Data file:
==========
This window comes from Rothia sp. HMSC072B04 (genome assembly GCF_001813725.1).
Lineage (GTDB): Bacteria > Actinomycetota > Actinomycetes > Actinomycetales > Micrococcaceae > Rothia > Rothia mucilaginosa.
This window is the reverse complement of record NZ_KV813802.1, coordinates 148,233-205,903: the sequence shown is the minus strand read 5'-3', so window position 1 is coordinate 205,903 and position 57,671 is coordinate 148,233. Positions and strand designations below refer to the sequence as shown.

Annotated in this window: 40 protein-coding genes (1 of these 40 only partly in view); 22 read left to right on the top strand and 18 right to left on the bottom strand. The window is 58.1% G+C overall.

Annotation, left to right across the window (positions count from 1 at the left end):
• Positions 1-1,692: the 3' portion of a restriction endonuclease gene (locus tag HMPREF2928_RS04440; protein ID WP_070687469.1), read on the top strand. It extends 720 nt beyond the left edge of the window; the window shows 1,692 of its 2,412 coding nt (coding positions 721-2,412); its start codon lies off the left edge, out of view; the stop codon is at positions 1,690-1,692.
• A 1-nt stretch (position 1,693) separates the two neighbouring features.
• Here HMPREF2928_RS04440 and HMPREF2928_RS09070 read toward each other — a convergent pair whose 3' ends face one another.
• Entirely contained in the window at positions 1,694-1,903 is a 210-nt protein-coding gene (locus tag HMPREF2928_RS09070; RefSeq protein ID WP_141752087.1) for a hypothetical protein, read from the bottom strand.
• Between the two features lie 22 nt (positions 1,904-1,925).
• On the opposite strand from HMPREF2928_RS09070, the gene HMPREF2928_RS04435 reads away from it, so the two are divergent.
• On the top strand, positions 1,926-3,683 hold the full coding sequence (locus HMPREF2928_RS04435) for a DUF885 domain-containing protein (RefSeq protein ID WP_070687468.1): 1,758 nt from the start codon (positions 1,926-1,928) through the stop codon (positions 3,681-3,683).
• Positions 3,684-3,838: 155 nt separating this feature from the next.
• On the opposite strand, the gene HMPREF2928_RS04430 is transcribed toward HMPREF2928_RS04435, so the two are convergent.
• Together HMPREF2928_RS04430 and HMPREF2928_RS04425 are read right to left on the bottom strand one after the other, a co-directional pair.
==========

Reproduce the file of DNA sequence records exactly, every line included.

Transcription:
This window comes from Rothia sp. HMSC072B04 (genome assembly GCF_001813725.1).
Lineage (GTDB): Bacteria > Actinomycetota > Actinomycetes > Actinomycetales > Micrococcaceae > Rothia > Rothia mucilaginosa.
This window is the reverse complement of record NZ_KV813802.1, coordinates 148,233-205,903: the sequence shown is the minus strand read 5'-3', so window position 1 is coordinate 205,903 and position 57,671 is coordinate 148,233. Positions and strand designations below refer to the sequence as shown.

Annotated in this window: 40 protein-coding genes (1 of these 40 only partly in view); 22 read left to right on the top strand and 18 right to left on the bottom strand. The window is 58.1% G+C overall.

Annotation, left to right across the window (positions count from 1 at the left end):
• Positions 1-1,692: the 3' portion of a restriction endonuclease gene (locus tag HMPREF2928_RS04440; protein ID WP_070687469.1), read on the top strand. It extends 720 nt beyond the left edge of the window; the window shows 1,692 of its 2,412 coding nt (coding positions 721-2,412); its start codon lies off the left edge, out of view; the stop codon is at positions 1,690-1,692.
• A 1-nt stretch (position 1,693) separates the two neighbouring features.
• Here HMPREF2928_RS04440 and HMPREF2928_RS09070 read toward each other — a convergent pair whose 3' ends face one another.
• Entirely contained in the window at positions 1,694-1,903 is a 210-nt protein-coding gene (locus tag HMPREF2928_RS09070; RefSeq protein ID WP_141752087.1) for a hypothetical protein, read from the bottom strand.
• Between the two features lie 22 nt (positions 1,904-1,925).
• On the opposite strand from HMPREF2928_RS09070, the gene HMPREF2928_RS04435 reads away from it, so the two are divergent.
• On the top strand, positions 1,926-3,683 hold the full coding sequence (locus HMPREF2928_RS04435) for a DUF885 domain-containing protein (RefSeq protein ID WP_070687468.1): 1,758 nt from the start codon (positions 1,926-1,928) through the stop codon (positions 3,681-3,683).
• Positions 3,684-3,838: 155 nt separating this feature from the next.
• On the opposite strand, the gene HMPREF2928_RS04430 is transcribed toward HMPREF2928_RS04435, so the two are convergent.
• Together HMPREF2928_RS04430 and HMPREF2928_RS04425 are read right to left on the bottom strand one after the other, a co-directional pair.